On February 5, 2014, plaintiff's provider at New Lisbon sent him to the Black River Falls Memorial Hospital emergency room for inflammation, coughing, difficulty breathing, yellow phlegm, cold chills and back pain from coughing. Plaintiff underwent blood tests and a chest xray. The treating emergency room doctor recommended increasing plaintiff's prednisone. He also recommended that plaintiff complete a 10-day course of clindamycin, an antibiotic, to help with his inflammation. When plaintiff returned to New Lisbon, the on-call physician approved the emergency room doctor's recommendations and a nurse transcribed the order at around 6:00 p.m. on February 5, 2014.

         The transcribing nurse, Jamie Barker, dispensed to plaintiff a 5-day supply of clindamycin from the prison's medication room. She told plaintiff the remaining 5 days would be ordered. Barker noted in plaintiff's records that the 5-day supply had been issued by writing “dispensed 30 tabs of 150mg” in the left hand column next to the prescriber's order. Barker also filled out a patient medication profile form showing that the thirty 150- milligram tablets had been issued. Barker reviewed the new medication orders with plaintiff and noted that plaintiff would be seen by a nurse practitioner at the prison the next day. However, Barker failed to send an order for the remaining 5-day supply to the pharmacy. She also did not enter any note in the prescriber's orders stating that order had been sent to the pharmacy and she did not make a separate entry in the patient medication profile stating that a request for the remainder of the prescription had been sent to the pharmacy. Such an entry would usually be made by stating that the medication was “TBI” meaning “to be issued” to the patient when received from the pharmacy. Because Barker did not send the order to the pharmacy, the medication was not listed in the “TBI book, ” which is a log of prescription requests that are pending at the pharmacy.

         The next day, February 6, plaintiff was seen in person by a nurse practitioner and had a “telemed” appointment with his allergist. The allergist recommended slowly tapering the prednisone dose; adding one puff daily of tiotropium (Spiriva), which is a bronchodilator; completing the course of clindamycin as well as a course of azithromycin; and being scheduled for a follow-up in 4 months. These recommendations were transcribed by the physician at New Lisbon later on February 6, at which time it was noted that the Spiriva, which requires authorization from Bureau of Health Services administrators, had been approved and ordered from the pharmacy.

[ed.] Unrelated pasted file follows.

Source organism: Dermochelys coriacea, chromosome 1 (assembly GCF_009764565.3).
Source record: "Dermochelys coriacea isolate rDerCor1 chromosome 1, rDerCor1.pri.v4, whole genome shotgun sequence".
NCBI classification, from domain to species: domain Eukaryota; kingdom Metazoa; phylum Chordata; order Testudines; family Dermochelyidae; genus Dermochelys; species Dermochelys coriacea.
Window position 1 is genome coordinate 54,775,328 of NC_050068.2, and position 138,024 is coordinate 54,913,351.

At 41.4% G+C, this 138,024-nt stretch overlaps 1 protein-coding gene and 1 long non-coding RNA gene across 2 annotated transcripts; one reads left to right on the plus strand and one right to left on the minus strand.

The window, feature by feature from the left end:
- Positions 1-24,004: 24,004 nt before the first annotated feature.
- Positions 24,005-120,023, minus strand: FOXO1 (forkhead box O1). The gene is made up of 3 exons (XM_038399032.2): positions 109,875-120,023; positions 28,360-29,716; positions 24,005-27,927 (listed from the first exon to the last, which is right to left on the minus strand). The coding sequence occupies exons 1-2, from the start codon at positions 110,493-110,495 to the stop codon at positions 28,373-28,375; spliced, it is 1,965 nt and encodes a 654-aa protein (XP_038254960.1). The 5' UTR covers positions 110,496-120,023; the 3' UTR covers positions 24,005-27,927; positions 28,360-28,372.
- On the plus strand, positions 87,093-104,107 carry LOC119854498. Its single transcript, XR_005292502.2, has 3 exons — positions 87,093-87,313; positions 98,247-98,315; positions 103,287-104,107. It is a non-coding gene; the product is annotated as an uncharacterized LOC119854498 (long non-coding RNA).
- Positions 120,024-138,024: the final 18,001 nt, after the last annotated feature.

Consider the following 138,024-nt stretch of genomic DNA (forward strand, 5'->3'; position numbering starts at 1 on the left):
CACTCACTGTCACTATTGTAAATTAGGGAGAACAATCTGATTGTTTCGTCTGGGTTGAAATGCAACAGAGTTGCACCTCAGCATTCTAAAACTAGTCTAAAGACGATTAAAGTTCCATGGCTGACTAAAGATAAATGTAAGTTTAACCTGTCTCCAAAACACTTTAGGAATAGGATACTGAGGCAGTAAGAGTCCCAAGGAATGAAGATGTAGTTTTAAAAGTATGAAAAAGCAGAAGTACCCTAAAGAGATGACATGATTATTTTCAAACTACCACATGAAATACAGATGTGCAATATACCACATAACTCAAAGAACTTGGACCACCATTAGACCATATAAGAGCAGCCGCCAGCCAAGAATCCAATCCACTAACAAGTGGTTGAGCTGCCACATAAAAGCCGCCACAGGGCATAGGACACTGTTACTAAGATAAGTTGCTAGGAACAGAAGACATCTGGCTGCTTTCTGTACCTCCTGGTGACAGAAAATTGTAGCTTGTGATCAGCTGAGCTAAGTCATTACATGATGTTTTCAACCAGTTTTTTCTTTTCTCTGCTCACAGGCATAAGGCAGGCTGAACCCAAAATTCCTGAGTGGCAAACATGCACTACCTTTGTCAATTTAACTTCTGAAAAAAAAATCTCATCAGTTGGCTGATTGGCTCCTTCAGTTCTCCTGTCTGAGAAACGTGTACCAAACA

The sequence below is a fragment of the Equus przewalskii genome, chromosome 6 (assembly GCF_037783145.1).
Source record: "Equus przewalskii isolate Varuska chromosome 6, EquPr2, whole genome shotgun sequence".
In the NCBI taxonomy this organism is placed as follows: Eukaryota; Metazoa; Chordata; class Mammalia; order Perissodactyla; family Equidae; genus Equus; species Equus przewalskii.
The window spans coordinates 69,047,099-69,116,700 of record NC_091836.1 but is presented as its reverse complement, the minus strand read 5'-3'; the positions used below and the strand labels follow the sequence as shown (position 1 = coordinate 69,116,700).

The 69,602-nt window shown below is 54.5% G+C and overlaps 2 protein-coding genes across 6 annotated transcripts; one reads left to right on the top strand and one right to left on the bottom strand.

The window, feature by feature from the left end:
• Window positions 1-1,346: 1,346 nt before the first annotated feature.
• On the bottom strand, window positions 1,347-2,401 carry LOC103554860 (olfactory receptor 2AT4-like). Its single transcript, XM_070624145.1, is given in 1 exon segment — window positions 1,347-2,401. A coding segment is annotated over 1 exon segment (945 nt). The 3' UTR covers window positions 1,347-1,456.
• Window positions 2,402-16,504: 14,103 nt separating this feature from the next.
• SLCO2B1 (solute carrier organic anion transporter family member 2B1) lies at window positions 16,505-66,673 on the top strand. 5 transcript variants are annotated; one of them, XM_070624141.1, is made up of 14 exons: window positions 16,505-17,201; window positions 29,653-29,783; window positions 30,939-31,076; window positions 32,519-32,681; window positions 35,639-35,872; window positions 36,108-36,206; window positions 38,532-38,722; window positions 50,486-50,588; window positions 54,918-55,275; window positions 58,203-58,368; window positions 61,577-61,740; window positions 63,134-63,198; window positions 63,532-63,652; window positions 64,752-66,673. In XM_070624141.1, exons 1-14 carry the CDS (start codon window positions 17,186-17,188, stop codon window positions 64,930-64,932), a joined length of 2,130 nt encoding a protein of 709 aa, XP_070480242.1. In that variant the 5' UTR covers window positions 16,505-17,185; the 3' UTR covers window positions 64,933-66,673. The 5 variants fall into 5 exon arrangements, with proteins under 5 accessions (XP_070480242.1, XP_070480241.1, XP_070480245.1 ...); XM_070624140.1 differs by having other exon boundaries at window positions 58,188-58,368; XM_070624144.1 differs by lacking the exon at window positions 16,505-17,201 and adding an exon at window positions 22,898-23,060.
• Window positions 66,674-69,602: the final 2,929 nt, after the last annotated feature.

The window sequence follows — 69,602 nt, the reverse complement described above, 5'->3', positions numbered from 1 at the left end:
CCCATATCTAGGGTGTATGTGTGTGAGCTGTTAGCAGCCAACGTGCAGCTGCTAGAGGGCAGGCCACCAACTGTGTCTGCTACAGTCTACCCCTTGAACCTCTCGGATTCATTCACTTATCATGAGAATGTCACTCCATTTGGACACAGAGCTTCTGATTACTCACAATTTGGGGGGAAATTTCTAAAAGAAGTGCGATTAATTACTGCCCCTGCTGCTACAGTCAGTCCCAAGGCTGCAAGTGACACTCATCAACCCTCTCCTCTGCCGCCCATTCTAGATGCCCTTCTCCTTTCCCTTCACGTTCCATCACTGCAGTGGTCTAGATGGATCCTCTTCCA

On February 11, 2014, plaintiff had still not received the next 5-day supply of clindamycin, so he submitted a medical refill form for it. Defendant Johnson received plaintiff's refill form the next day, February 12. Johnson returned the refill request to plaintiff on February 12 with a box checked stating “Can't be filled. Submit a HSR [Health Services Request form] if appointment wanted” and a handwritten note stating “No current order.”

         Defendant Johnson does not recall reviewing the refill request in 2014, but her training would have been to review the medication profile, TBI book and prescriber's orders. Because Nurse Barker, did not send an order for the second 5-day supply to the pharmacy, after transcribing the original order for clindamycin, the TBI book had no entry showing pending order for clindamycin for plaintiff. For the same reason, the medication profile did not have an entry indicating that the second 5-day supply was “TBI, ” which would have been a clear indicator to Johnson that plaintiff had a pending order. However, a careful reading of the medication profile would have shown both that there was an order for 10 days of ...